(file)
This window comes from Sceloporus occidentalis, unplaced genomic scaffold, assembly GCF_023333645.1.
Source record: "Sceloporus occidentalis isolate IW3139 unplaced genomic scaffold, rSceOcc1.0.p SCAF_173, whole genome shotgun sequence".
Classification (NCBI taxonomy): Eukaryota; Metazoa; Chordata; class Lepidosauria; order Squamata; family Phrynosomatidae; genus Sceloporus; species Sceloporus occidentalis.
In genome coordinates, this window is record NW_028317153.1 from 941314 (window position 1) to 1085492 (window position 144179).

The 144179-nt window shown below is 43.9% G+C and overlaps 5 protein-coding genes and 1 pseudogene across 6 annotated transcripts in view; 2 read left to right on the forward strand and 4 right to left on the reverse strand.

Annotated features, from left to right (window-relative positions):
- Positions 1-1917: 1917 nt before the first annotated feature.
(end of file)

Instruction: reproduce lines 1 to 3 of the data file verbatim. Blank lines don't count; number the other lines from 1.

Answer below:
This window comes from Sceloporus occidentalis, unplaced genomic scaffold, assembly GCF_023333645.1.
Source record: "Sceloporus occidentalis isolate IW3139 unplaced genomic scaffold, rSceOcc1.0.p SCAF_173, whole genome shotgun sequence".
Classification (NCBI taxonomy): Eukaryota; Metazoa; Chordata; class Lepidosauria; order Squamata; family Phrynosomatidae; genus Sceloporus; species Sceloporus occidentalis.